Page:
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Prepared by William J. Erdman, M.D.
while Medical Director of The Frederick Erdman Association; edited by Frank H. Erdman
Circulatory Problems and the Rate of Blood Flow
The "drill-field phenomenon" is one of many obvious evidences of poor circulation related to a reduced rate of blood flow. Other signs of problems with the rate of blood flow include cold hands or feet, numbness of the extremities, and faintness or light-headedness when suddenly changing position -- such as jumping from a sitting to standing position or leaning over and straightening up quickly.
In dealing with the circulatory system, much attention is paid by medical professionals to the constituent parts of the blood -- that is, the blood count, sugar, cholesterol, uric acid, sodium and potassium, etc. All of these are important factors, and none should be ignored. Yet it is critical we not overlook the rate of blood flow as a key factor in correcting health problems.
In addition the considering the pulse rate and regularity and the blood pressure, we should also consider the volume of blood flowing. After all, an individual with a 50-percent blood count, flowing at the normal rate, would obviously need iron supplements or a blood transfusion, since the amount of oxygen which could be carried from the lungs to the body's tissues would be only half the required amount. Yet that same individual would actually be no worse off than someone with a 100-percent blood count which was flowing at only half the normal rate. In the latter case, a medical professional might consider only the blood count and determine that nothing was wrong with the circulation. The first individual would be treated intensively; the other would be ignored.
There are occasions when the circulation is given immediate medical attention, but this usually occurs only in critical situations. A case of a gangrenous toe or foot, for instance, might prompt replacement of arteries so a better blood flow to the endangered extremity would result. Or an individual with transient blackouts may have actual constriction or narrowing of the arteries to the head, and an arteriography may be performed to determine whether that narrowing can be surgically corrected.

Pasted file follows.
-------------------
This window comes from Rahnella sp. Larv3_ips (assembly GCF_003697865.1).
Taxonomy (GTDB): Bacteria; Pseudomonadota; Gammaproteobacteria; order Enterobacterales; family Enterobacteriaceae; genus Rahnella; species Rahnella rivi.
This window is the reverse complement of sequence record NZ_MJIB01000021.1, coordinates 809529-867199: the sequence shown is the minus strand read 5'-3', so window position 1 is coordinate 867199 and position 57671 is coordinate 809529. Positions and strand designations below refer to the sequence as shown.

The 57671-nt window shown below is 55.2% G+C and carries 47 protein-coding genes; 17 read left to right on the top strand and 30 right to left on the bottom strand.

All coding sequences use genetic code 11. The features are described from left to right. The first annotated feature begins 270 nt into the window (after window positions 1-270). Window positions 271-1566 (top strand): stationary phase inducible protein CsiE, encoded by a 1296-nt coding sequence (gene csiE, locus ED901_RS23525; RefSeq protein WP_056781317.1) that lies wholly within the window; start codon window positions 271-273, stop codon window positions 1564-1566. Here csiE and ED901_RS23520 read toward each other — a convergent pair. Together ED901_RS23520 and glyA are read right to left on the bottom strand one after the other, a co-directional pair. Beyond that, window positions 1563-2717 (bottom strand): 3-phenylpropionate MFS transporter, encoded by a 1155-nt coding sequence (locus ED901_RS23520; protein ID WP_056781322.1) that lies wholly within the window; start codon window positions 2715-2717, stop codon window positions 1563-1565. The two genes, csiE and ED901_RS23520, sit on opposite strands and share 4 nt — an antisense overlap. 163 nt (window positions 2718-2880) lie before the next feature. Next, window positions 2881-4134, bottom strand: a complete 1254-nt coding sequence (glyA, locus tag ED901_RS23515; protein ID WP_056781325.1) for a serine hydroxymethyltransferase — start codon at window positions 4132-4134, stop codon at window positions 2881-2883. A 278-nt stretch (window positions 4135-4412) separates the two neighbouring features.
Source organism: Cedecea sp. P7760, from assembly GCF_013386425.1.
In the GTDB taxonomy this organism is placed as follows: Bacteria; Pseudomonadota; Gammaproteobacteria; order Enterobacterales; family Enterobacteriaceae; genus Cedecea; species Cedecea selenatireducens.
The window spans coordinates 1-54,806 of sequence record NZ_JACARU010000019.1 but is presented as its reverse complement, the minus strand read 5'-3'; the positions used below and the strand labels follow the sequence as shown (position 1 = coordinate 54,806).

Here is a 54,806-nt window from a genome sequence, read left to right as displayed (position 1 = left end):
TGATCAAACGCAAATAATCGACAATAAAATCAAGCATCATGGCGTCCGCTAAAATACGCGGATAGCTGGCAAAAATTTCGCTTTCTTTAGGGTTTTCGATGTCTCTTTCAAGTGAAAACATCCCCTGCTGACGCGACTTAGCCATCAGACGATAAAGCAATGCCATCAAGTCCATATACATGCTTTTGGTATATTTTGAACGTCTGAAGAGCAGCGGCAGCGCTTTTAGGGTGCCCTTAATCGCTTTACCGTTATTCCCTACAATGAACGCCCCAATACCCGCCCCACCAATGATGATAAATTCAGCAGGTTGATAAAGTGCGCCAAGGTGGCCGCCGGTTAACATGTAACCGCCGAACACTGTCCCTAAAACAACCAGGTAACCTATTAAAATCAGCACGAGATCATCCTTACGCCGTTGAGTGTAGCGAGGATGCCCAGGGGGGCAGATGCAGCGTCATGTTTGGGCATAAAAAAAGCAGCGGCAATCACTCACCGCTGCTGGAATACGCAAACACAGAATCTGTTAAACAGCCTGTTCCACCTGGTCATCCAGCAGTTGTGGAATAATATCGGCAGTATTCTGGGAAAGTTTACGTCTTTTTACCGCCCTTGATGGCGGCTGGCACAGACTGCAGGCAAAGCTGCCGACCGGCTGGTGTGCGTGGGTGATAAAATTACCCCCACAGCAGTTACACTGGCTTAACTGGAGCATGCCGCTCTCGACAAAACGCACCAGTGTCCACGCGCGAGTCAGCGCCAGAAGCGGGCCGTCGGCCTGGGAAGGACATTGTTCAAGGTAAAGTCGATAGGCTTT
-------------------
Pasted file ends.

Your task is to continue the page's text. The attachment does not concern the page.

Yet the vast majority of people who suffer from reduced blood supply are not affected by narrowed arteries, but rather they generally suffer from an overall reduction in the supply related to the demand.
Examples of Insufficient Blood Flow
Though they may not faint as the person on the drill field, many people experience repeated incidents of light-headedness, and others go through periods of time when their brain cells do not function normally. When elderly people have trouble remembering names or information, we attribute it to the aging process. Yet this may not be caused by the aging process at all; it may actually represent a decrease in cerebral blood flow over a period of time.
In another case, an individual may have leg cramps after exercising (a condition known as Intermittent Claudication). This person can only exercise a short time before severe muscle pain sets in. When he stops exercising and uses less oxygen, the oxygen in the body increases, the lactic acid is carried away, and the pain disappears.
Some individuals like this have learned that by walking or exercising more slowly, they will use up oxygen less rapidly and can, therefore, walk or exercise longer. Others in this group might experience leg cramps at night, because as they lie down, their cardiac output decreases since there is less demand for blood flow. They, therefore, have painful muscle contractions when their circulation slows. If their circulation rate can be improved, then they can get through the night without leg cramps.
These examples represent only a few of the obvious manifestations of generalized or localized deficiencies in blood flow.
Understanding the Two Types of Vasomotor Tone
Most people who have difficulty with circulation have it because the muscle fibers in the blood vessel walls -- the arterioles in particular -- are more contracted than they should be. This narrows the cross-sectional diameter of the blood vessels and increases their resistance to blood flow. Therefore, most individuals -- we estimate 90 to 95 percent of the population -- are helped by treatments which relax the smooth muscle tone.